CSIRO Postdoctoral Fellowship in Geomicrobiology, CSIRO, Australia
Postdoctoral Fellowships at CSIRO (Commonwealth Scientific and Industrial Research Organisation) provide opportunities to scientists and engineers who have completed their doctorate and have less than three years relevant postdoctoral work experience. These fellowships will help launch their careers, provide experience that will enhance their career prospects, and facilitate the recruitment and development of potential leaders for CSIRO. Postdoctoral Fellows are appointed for up to three years and will work closely with a leading Research Scientist or Engineer in their respective field. They carry out innovative, impactful research of strategic importance to CSIRO with the possibility of novel and important scientific outcomes. They present their findings in appropriate publications and at conferences. Application deadline: 12 November 2017

Postdoctoral Fellowships in Experimental Petrology and Modeling at Laboratory of Geology at Lyon, University of Lyon1, France
The Laboratory of Geology at Lyon (University Lyon1 & ENS de Lyon, France) invites applications for postdoctoral fellowships in experimental petrology and modeling. Research focuses on experimental hydrothermal alteration of ultramafic minerals under conditions relevant to natural systems with emphasis on CO2 conversion and carbon speciation during reactions. Our institution has facilities for high-pressure/high-temperature fluid-rock experiments (large volume autoclaves with fluid sampling, low-pressure diamond-anvil cells) and for extensive fluid and rock characterization (GC-MS, ICP-MS, and Raman spectroscopy). Complementary techniques are available on the campus (e.g. X-Ray Diffraction, electron microscopy). Synchrotron-based experiments or analyses are also considered. The successful applicant will work in close collaboration with an international group of scientists of the Deep Carbon Observatory Science Network. The candidate should hold a Ph.D. in Earth Sciences, or Chemistry. An experience or a strong affinity for laboratory experimental work and analytical techniques is mandatory. Experience in thermodynamic modeling of fluid-rock reactions and/or of organic chemistry will be appreciated. Application deadline: 15 November 2017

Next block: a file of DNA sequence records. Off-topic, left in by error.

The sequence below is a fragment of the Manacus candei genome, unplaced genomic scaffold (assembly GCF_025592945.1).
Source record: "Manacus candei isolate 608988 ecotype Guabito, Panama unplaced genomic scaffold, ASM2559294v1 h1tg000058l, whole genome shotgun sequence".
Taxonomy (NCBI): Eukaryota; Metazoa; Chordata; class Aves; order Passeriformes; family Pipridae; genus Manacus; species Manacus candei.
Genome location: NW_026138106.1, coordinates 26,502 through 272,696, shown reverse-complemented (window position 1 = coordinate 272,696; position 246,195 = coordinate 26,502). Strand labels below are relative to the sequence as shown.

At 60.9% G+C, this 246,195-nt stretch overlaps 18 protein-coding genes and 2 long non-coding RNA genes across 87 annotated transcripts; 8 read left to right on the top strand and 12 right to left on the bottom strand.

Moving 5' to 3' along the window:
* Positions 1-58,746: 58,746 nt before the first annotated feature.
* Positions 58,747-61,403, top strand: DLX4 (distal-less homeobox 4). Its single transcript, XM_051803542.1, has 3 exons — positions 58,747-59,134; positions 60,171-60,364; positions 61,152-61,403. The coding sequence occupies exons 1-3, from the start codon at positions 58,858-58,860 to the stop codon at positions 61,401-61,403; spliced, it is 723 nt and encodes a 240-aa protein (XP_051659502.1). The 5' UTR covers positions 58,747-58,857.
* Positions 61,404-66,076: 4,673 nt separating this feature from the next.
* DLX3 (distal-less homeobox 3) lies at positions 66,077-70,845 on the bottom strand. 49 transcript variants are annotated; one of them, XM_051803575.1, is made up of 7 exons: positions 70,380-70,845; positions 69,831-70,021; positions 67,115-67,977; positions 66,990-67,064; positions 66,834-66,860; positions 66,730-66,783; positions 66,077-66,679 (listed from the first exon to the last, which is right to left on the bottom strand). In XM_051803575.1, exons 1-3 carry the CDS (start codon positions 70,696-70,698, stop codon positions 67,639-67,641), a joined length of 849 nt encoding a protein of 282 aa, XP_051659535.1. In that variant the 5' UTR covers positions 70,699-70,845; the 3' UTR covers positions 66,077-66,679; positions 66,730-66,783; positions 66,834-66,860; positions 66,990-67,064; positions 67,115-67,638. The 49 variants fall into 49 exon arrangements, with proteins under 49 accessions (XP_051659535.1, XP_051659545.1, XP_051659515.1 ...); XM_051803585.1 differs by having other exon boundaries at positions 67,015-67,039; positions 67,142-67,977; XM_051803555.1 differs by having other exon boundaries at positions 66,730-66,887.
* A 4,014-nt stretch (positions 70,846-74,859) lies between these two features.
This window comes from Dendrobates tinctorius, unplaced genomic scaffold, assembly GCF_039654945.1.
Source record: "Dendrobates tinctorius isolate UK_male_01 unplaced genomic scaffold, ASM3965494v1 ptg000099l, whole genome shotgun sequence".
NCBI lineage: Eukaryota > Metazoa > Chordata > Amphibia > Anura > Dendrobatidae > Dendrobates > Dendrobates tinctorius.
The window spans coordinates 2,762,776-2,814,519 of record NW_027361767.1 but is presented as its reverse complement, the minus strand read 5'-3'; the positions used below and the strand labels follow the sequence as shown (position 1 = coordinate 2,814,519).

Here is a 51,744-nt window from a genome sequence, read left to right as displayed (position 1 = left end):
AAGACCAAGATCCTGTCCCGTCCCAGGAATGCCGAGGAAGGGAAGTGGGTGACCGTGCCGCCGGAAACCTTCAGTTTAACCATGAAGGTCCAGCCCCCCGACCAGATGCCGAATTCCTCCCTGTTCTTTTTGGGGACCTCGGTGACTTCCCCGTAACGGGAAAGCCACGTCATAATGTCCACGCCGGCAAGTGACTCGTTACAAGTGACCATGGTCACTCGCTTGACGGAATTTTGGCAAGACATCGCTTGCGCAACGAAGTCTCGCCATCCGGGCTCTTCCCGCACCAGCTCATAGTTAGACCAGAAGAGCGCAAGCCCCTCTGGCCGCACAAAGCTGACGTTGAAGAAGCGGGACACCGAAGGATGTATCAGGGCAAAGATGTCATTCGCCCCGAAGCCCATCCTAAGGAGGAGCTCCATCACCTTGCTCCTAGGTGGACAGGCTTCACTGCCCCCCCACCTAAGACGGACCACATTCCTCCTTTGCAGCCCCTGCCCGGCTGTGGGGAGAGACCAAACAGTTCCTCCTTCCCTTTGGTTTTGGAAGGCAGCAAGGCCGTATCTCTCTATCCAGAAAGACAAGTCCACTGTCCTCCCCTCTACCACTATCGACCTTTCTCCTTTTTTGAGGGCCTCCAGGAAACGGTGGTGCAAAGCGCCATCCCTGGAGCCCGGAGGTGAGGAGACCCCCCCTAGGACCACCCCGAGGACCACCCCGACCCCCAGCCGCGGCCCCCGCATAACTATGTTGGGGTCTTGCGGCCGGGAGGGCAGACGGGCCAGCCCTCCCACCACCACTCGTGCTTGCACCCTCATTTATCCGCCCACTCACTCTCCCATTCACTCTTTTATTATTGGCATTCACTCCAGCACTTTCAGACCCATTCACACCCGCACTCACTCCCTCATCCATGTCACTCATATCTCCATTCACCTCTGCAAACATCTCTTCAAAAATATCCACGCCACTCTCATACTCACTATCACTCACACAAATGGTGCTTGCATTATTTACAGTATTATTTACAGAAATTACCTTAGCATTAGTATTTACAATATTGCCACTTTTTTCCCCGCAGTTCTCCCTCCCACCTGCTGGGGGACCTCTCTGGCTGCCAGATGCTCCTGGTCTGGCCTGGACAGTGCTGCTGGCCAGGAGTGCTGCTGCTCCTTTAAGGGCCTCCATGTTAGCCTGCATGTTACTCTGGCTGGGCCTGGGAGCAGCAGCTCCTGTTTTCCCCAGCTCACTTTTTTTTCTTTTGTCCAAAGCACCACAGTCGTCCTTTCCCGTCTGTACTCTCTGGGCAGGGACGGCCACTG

Assistant Professor with expertise in geobiology and/or biogeochemistry - School of Earth and Space Exploration, Arizona State University, USA
The School of Earth and Space Exploration (SESE) invites applications for an Assistant Professor with expertise in geobiology and/or biogeochemistry. Anticipated start date is August 2018. We desire a candidate who addresses fundamental questions in the interdependence of biological and geochemical processes on Earth and other habitable planets, and can develop collaborations with other closely affiliated research programs in SESE (possibilities include astrobiology, geochemistry, ecosystem dynamics, hydrology, geodynamics, planetary science, and surface processes). Application deadline: 20 November 2017

Tenure-Track/Tenured Faculty Positions, Isotope Geochemistry, University of Wisconsin-Madison, USA
The Department of Geoscience at The University of Wisconsin-Madison invites applications for two faculty positions in Isotope Geochemistry. Appointment will be at the assistant professor (tenure-track) or associate professor (tenured) level, depending on qualifications. We seek colleagues who are innovative in using isotopes to address fundamental problems in any domain from the Earth's deep interior to its surface environments. Successful applicants will be expected to contribute to the research and teaching mission of the Department through the development of a vibrant, internationally recognized, and externally funded research program, and through teaching courses at the undergraduate and graduate levels in geoscience. Successful candidates will be expected to perform university and professional service as appropriate for career stage. Appointment at the tenured level will require evidence of excellence in research and teaching. We are particularly interested in candidates who can contribute to an inclusive environment, bring new perspectives on mentoring and educating students from diverse backgrounds, and propel novel approaches to research. Application deadline: 27 November 2017

The Smithsonian Institution Fellowship Program
The Department of Mineral Sciences at the Smithsonian Institution National Museum of Natural History (NMNH) invites applications for postdoctoral and graduate fellowships. Active areas of research include mineral spectroscopy, biomineralogy, environmental mineralogy, geochemistry, petrology, experimental petrology, volcanology, meteorite studies, solar system formation, and planetary formation and evolution. The department also houses the National Meteorite Collection, the National Rock and Ore Collection, the National Gem and Mineral Collection, and the Global Volcanism Program. Application deadline: 1 December 2017

Postdoctoral Fellowships, Department of Terrestrial Magnetism, Carnegie Institution for Science, Washington, DC, USA